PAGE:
Macy’s (NYSE:M) stock is about to get a shot in the arm thanks to its real estate partnership with Brookfield Asset Management (NYSE:BAM). The help comes as M stock is trying to climb back from its 52-week low.
I had forgotten entirely about the department store’s real estate gambit until I happened to read an article about it at the end of March.
If you don’t remember the details of the partnership, let me get you up to speed.
Initially, Macy’s gave Brookfield the exclusive rights to redevelop 50 Macy’s stores within 24 months of signing the deal in November 2016. Now, more than two years later, Brookfield is moving ahead with its plans to extract higher value from those 50 properties.
“The Brookfield alliance [gives] us greater flexibility to invest in our most productive and highest potential locations, and to make the most of our real estate assets,” former Macy’s CEO and Chairman Terry Lundgren said in a statement at the time.
Current CEO Jeff Gennette is probably thanking his lucky stars his former boss signed that deal because with Brookfield’s plans heating up, it takes the pressure off Macy’s retail operations, which haven’t performed all that well in a relatively strong economy.
If you own Macy’s stock, the Brookfield partnership could be the gift that keeps on giving. Here’s why.
Some of the Projects
Last year, Macy’s former CFO Karen Hoguet, confirmed that the retailer and Brookfield had agreed on terms for nine of the 50 projects with approximately two-thirds of the locations getting some redevelopment.
Of those nine, six would involve adding retail shops on top of existing parking lots while the other three would be bigger, mixed-use developments.
What’s in it for Macy’s financially?
The Motley Fool’s Adam Levine-Weinberg wrote a year ago that Macy’s could generate $200 million from the redevelopment of 33 of the 50 properties, at a payoff of $6 million per property.
However, that’s a relatively conservative number that doesn’t take into account Macy’s accepting more of the risk in return for more of the cash flow down the road.
A particularly interesting project is at its Hawthorn Mall in suburban Chicago.
Macy’s and Brookfield have proposed four new buildings on property adjacent to the mall. City officials in Vernon Hills, Illinois, think it’s too much scale for this particular piece of property. Macy’s is now debating whether to go ahead with just three buildings.
Centennial Real Estate, which acquired Hawthorn Mall in December 2015, is eager to transform it into something beyond retail, with restaurants, hotels, and other non-retail uses.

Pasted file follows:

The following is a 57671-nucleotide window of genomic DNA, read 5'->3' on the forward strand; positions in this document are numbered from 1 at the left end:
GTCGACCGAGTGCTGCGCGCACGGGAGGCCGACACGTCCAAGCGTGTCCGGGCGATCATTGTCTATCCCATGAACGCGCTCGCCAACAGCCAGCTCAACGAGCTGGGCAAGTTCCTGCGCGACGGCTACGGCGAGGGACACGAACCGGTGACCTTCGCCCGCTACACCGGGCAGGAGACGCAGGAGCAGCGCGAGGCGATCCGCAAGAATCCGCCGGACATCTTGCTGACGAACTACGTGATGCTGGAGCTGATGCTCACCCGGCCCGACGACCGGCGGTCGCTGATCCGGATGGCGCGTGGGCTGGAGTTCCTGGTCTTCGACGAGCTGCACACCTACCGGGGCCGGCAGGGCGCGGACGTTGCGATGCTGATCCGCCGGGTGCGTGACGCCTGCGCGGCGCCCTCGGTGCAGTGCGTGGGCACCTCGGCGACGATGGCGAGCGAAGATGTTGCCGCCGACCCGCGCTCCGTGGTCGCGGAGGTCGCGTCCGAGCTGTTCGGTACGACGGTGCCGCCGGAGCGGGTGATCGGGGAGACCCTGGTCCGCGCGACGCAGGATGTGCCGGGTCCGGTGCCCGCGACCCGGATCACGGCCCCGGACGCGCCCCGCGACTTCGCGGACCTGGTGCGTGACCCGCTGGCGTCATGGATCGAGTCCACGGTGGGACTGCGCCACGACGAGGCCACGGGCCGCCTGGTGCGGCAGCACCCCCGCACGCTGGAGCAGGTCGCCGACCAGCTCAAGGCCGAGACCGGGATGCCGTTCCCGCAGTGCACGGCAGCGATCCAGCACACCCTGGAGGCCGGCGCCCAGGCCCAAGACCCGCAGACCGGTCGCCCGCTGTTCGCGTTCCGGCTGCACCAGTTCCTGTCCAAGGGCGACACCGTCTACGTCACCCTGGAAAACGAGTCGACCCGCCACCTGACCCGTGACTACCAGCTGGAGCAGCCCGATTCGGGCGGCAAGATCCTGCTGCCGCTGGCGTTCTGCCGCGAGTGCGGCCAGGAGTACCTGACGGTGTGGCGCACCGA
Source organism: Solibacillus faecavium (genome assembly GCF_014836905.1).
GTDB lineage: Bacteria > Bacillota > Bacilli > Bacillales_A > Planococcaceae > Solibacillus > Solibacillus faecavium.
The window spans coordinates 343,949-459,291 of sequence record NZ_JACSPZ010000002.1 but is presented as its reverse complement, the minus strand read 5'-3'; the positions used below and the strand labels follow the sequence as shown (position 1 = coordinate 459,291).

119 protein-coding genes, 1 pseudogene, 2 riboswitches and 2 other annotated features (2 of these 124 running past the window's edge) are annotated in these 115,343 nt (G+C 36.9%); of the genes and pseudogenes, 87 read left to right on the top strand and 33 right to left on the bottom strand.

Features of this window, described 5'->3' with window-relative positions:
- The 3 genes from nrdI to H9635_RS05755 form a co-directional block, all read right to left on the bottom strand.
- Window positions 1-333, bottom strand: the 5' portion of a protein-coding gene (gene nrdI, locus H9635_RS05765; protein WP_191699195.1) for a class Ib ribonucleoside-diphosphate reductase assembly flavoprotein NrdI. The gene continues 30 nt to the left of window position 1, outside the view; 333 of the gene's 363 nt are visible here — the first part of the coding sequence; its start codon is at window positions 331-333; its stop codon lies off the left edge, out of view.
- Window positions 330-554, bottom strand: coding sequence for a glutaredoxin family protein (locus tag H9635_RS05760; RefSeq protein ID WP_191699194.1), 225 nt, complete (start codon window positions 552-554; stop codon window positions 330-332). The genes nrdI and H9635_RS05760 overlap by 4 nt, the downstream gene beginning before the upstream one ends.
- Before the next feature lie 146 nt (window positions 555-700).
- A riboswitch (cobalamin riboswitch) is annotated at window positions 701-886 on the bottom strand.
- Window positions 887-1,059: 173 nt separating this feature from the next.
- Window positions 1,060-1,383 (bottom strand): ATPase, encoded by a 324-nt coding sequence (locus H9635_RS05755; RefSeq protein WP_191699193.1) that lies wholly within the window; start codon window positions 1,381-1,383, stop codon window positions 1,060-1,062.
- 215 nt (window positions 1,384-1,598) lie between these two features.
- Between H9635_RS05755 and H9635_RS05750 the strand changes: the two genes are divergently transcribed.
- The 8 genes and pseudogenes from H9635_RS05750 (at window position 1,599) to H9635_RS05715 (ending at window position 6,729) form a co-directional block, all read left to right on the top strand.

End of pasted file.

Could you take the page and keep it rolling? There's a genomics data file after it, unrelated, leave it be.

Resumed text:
The point of all of these projects is to drive more traffic to the mall.
While city officials are rightly concerned about a hodgepodge of buildings going up, Brookfield isn’t in the business of delivering crappy solutions. It will figure out a way to work with Centennial to bring a comprehensive plan to the mall’s redevelopment.
The harder the project, the more Brookfield’s ability to utilize its talent for getting difficult projects completed. Terry Lundgren picked the right group to partner on these projects.
Bottom Line for Macy’s Stock
Macy’s finished fiscal 2018 with same-store-sales (SSS) growth of 1.7%, 390 basis points higher than fiscal 2017 and 520 bps higher than fiscal 2016. While its fourth-quarter SSS grew by only 0.4%, it did manage to increase online sales by double digits as it continues to create a better omnichannel experience for Macy’s customers.
Also, its Growth50 stores delivered better performance, on average, than its entire fleet of stores, a sign that the company’s North Star Strategy is working. As it reduces the bloat in its executive ranks while continuing to invest in those areas that will deliver the highest returns, Macy’s operating profits are likely to stabilize and grow, and Macy’s stock price should ride those coattails.
Macy’s partnership with Brookfield is starting to see real progress. That means the stores where redevelopments are happening are likely to see increased traffic and stronger sales in the future.
The combination of a slowly evolving retail operations plan from CEO Gennette, along with the ongoing transformation of some of its real estate suggests there are better days ahead for Macy’s stock, which continues to trade near five-year lows.
As my InvestorPlace colleague, Luke Lango wrote recently, M stock is unreasonably undervalued at the moment.
At the time of this writing Will Ashworth did not hold a position in any of the aforementioned securities.
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